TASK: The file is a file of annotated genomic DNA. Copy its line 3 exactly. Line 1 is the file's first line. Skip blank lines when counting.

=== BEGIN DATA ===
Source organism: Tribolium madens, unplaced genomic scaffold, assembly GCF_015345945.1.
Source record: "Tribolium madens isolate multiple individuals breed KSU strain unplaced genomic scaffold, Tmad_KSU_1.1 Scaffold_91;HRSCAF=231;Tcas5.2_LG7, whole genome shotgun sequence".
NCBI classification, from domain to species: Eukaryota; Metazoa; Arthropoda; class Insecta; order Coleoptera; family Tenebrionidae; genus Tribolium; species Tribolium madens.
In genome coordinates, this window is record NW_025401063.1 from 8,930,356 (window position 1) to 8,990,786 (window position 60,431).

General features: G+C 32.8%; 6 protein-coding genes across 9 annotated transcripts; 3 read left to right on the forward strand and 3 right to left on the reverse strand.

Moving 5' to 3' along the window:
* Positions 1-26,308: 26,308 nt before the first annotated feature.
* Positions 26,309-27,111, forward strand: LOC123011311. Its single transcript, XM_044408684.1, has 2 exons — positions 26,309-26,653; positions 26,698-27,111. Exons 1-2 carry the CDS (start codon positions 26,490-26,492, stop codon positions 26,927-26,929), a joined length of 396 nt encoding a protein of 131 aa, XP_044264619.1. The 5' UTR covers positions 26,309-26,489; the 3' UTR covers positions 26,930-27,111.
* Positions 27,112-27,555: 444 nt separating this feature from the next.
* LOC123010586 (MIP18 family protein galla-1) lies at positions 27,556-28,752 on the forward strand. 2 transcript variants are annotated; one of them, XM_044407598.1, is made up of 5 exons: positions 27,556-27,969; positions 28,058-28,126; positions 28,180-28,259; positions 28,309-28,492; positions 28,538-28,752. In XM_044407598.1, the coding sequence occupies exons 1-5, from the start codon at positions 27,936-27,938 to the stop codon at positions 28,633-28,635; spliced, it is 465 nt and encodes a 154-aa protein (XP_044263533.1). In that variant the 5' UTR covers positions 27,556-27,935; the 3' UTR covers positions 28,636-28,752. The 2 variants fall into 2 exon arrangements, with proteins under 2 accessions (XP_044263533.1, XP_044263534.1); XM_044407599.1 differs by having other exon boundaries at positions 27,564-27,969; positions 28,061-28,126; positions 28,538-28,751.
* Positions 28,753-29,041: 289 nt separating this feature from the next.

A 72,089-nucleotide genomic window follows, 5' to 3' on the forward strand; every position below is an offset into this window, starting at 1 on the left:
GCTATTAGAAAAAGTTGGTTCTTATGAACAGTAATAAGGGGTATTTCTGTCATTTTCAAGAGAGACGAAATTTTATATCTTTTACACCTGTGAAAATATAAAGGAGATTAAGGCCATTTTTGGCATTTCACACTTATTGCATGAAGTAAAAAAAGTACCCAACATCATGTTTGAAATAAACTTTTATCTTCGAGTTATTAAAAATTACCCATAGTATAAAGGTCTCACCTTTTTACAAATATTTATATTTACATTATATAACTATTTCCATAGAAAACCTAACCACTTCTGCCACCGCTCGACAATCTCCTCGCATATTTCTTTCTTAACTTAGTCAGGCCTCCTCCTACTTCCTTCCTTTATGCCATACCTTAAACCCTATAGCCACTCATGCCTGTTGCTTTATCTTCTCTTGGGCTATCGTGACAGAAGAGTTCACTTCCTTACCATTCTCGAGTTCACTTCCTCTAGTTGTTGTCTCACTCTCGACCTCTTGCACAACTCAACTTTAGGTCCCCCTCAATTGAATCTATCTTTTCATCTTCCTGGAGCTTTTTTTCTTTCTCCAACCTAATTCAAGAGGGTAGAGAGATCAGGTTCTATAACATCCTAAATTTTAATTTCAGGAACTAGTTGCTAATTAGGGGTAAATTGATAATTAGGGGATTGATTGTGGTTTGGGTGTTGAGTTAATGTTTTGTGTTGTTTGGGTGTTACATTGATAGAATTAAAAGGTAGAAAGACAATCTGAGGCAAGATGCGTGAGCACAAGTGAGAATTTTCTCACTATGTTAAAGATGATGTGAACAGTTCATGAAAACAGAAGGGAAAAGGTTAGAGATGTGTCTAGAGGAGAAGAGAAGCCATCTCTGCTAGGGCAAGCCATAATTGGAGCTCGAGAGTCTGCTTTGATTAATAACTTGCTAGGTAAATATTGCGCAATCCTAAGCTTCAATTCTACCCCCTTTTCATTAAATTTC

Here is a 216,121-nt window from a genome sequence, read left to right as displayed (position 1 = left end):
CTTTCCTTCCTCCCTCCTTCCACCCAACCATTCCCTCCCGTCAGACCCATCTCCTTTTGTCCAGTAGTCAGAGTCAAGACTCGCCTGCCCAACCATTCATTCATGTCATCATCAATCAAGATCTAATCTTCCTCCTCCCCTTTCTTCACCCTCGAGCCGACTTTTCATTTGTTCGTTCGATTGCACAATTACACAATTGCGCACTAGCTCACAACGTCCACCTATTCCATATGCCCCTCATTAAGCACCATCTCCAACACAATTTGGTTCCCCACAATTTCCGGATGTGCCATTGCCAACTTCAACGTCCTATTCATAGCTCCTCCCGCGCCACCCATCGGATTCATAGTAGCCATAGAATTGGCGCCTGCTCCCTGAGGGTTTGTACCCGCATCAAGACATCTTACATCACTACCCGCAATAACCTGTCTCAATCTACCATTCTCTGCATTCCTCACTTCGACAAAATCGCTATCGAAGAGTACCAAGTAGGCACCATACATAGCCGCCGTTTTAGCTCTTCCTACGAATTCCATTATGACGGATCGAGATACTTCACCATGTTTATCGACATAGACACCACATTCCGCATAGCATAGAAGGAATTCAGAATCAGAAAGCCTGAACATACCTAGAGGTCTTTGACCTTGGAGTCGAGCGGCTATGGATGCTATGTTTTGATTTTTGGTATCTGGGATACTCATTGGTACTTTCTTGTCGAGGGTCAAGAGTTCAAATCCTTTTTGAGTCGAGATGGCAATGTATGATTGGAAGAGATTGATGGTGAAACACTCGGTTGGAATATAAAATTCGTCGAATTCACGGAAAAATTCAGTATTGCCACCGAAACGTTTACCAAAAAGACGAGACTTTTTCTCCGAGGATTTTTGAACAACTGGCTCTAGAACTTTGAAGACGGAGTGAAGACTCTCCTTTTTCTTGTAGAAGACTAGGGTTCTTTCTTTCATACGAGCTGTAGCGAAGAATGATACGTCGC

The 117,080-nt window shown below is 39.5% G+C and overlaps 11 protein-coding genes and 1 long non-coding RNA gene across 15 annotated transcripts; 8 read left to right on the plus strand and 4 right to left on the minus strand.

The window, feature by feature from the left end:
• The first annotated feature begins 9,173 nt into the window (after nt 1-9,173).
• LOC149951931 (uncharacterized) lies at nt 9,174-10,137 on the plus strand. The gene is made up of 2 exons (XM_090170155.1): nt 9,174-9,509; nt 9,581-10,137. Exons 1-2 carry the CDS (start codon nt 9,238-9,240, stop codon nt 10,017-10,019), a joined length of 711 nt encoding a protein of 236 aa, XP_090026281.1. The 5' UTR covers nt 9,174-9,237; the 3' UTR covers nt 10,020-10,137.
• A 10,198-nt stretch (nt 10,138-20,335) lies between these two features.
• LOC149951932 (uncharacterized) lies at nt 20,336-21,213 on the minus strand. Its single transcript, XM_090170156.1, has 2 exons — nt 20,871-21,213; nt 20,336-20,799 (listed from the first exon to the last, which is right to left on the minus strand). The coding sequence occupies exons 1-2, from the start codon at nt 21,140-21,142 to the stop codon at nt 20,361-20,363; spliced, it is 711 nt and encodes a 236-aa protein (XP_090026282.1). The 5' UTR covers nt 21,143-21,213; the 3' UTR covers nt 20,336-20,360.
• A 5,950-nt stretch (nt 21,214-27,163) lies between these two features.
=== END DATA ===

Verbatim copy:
NCBI classification, from domain to species: Eukaryota; Metazoa; Arthropoda; class Insecta; order Coleoptera; family Tenebrionidae; genus Tribolium; species Tribolium madens.